Practicing in New York and Beyond
Once Murray began to practice, she found that there were few job opportunities for an African-American woman in the 1940s in the field of law. After clerking – a position described by Murray as the lowliest in the profession – in two small law firms, Murray decided to open her own firm. Perhaps the most gratifying work she encountered in her solo practice was a research project for the Women’s Division of the Methodist Church, which asked Murray to write a report on race laws in the United States. The final product became Murray’s first published book, State’s Laws on Race and Color.
In the 1950s, Murray joined Paul, Weiss, Rifkind, Wharton & Garrison, but, after two women left the firm, she became the “solitary female on the legal staff in the New York office.” A sense of alienation weighed heavily on Murray, for she “was neither ‘my girl’ – a condescending reference to a female secretary – nor fully accepted as ‘one of the boys.’” As she worked with different associates and partners, Murray made a name for herself and earned the respect of her coworkers. In time, Murray felt accepted amongst the attorneys at the firm, and when she left Paul Weiss, she was grateful for “having been tested by the most exacting standards of the legal profession.” Murray went on to teach law at the Ghana Law School, in Accra, Africa, and later Brandeis University.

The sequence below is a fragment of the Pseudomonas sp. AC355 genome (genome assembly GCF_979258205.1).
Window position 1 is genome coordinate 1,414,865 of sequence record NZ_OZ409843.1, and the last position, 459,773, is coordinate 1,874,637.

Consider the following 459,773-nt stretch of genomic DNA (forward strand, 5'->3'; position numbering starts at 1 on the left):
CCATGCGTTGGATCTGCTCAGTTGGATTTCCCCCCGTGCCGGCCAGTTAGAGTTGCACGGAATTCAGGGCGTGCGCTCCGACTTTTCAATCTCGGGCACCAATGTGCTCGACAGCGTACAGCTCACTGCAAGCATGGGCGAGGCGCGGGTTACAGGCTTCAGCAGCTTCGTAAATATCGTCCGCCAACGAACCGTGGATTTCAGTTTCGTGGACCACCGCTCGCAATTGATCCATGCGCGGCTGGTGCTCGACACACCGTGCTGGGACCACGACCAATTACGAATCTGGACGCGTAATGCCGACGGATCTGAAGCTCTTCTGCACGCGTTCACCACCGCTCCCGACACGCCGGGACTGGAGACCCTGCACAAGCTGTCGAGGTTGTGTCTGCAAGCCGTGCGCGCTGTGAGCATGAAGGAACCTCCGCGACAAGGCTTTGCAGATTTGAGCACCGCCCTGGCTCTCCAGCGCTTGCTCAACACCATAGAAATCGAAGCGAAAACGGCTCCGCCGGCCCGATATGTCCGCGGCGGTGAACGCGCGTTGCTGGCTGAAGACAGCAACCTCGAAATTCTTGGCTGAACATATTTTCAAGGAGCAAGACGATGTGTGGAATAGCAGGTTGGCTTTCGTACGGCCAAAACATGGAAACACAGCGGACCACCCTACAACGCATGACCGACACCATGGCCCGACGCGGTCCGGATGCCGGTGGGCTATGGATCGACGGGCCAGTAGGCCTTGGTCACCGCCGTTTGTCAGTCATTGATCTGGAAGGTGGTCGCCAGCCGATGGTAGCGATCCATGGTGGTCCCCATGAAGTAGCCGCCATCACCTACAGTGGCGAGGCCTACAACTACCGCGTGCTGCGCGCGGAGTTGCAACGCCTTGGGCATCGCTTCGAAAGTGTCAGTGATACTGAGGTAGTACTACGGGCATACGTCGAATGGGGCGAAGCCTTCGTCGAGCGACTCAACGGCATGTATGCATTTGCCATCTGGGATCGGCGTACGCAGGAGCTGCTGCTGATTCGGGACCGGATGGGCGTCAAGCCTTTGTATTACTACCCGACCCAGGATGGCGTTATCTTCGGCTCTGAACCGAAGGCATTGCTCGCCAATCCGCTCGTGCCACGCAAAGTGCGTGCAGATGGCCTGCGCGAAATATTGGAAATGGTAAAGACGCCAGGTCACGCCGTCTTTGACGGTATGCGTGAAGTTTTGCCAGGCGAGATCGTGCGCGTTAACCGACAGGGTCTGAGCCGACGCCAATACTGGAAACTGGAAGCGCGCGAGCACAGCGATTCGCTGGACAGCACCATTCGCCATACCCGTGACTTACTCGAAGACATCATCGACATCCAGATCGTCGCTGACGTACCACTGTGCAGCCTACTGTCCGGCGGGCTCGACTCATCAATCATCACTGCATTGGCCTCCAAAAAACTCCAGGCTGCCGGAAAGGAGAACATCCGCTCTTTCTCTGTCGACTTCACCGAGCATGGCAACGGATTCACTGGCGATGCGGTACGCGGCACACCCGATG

Over the years, Murray never forgot why she went to law school: to bring change to the world. And, although she did not always meet success when or how she had hoped, change did come. Despite Murray’s rejection from the University of North Carolina based on her race, the university admitted its first African-American student in 1951. Although she was rejected based on her sex, Harvard Law School began to accept women in 1947. In 1954, Thurgood Marshall and other counsel for the NAACP successfully argued in Brown v. Board of Education, 347 U.S. 483 (1954), that “separate but equal” was inherently unequal (it is said that part of the NAACP’s brief was based on a piece that Murray had written on why Plessy v. Ferguson, 163 U.S. 537 (1896), should be overturned). And, in 1966, the Supreme Court, in Harper v. Virginia Board of Elections, 383 U.S. 663 (1966), held that a state could not condition the right to vote on the payment of a poll tax. Murray stated that, with Harper, “[t]hose who remembered Odell Waller felt that his cause had at last been vindicated.”
Author’s Note: Works consulted for this article include Pauli Murray: The Autobiography of a Black Activist, Feminist, Lawyer, Priest, and Poet (previously published under the title Song in a Weary Throat) and The New York Times.
Editor’s Note: This article originally was published in the March/April/May 2013 issue of the Federal Bar Council Quarterly.